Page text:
Jamie volunteered to clean up the airplane (thanks!) while I took care of other post-flight activities. As we worked, I answered questions from Jamie and Tom about the instrument procedures we flew that morning.


All three of us left the airport still processing the near miss. Jamie started the dialog that evening with an email asking some simple questions.

Did the system fail?

Was someone or something at fault?

Ultimately, I don't think so.
  • ADS-B gave us an early warning that Eight Five X-Ray was in the vicinity. We had the technology available, we made use of it, and it put us on alert.
  • I was flying simulated IFR under the hood with a safety pilot in the right seat and a knowledgeable and capable pilot observer in the back seat. They spotted the traffic and kept tabs on it, just as they should have. No failure there.
  • The controller at Rochester Approach, though green and nearly task saturated, also notified us of the nearby aircraft. His attention probably went elsewhere once I confirmed that we had the traffic in sight.
  • Finally, once it was clear that a conflict was likely, I acted quickly and decisively.
In other words, the system worked as it should have and everyone did what they were supposed to do. Since gaining ADS-B traffic capability, I have preemptively avoided other aircraft without ATC ever calling them to me as targets. I did not do so in this case because Eight Five X-Ray did not present as a hazard until she turned nearly ninety degrees toward us. It was this course alteration that rapidly changed the scenario from a non-event to a near miss.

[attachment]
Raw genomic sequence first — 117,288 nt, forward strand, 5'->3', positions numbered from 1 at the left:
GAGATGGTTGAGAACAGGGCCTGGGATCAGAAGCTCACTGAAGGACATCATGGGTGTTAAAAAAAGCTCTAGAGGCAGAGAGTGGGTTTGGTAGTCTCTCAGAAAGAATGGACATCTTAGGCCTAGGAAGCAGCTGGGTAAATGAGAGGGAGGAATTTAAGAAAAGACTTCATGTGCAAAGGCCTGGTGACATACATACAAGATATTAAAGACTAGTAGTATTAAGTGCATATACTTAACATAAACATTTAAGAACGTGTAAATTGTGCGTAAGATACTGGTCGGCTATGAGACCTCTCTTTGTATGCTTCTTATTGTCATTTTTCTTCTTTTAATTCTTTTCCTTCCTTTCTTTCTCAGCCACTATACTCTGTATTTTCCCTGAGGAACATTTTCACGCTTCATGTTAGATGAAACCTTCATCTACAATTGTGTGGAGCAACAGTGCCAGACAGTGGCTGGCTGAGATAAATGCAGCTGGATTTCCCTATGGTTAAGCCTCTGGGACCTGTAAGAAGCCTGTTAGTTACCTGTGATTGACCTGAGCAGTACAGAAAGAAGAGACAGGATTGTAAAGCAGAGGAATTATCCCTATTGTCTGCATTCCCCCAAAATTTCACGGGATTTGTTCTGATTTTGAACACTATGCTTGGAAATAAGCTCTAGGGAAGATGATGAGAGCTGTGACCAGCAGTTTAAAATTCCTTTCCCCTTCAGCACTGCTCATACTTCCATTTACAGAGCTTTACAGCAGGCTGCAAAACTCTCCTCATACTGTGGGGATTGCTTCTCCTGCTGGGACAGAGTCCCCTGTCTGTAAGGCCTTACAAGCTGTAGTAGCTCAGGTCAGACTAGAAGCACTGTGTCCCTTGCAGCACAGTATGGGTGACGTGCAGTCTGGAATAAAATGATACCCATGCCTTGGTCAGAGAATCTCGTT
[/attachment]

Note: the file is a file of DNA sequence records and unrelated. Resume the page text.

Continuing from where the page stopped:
I think that a lot of pilots still put stock in the Big Sky Theory, the notion that the sky is vast, our aircraft small, and the probability of encountering another aircraft midair is low. That may be true in some locations, but it is not universally true and certainly not true in the vicinity of an airport.

The Big Sky Theory is also a poor surrogate for risk assessment. Ultimately, risk is a product of two factors: the likelihood of an incident happening multiplied by the severity of the outcome if it does. While the Big Sky Theory may reduce the probability of a midair collision in some locations, that probability is far from zero (there is no such thing as zero risk anyway) and the severity of a midair collision is likely significant. From the perspective of risk assessment, the Big Sky Theory offers very little "protection".

This is why we fly simulated IFR with safety pilots, why we keep our eyes outside of the airplane in visual weather conditions whether flying VFR or IFR, why there is a market for traffic alerting gear (be it via ADS-B (TIS-B), Mode S (TIS-A), or detection of nearby transponders), and why many of us choose to operate on radar flight following when VFR. After all, it was the aftermath of a serious midair collision between commercial airliners over the Grand Canyon that led to the Federal Aviation Act of 1958, creation of the FAA, and a mandate for the new federal agency to regulate United States airspace.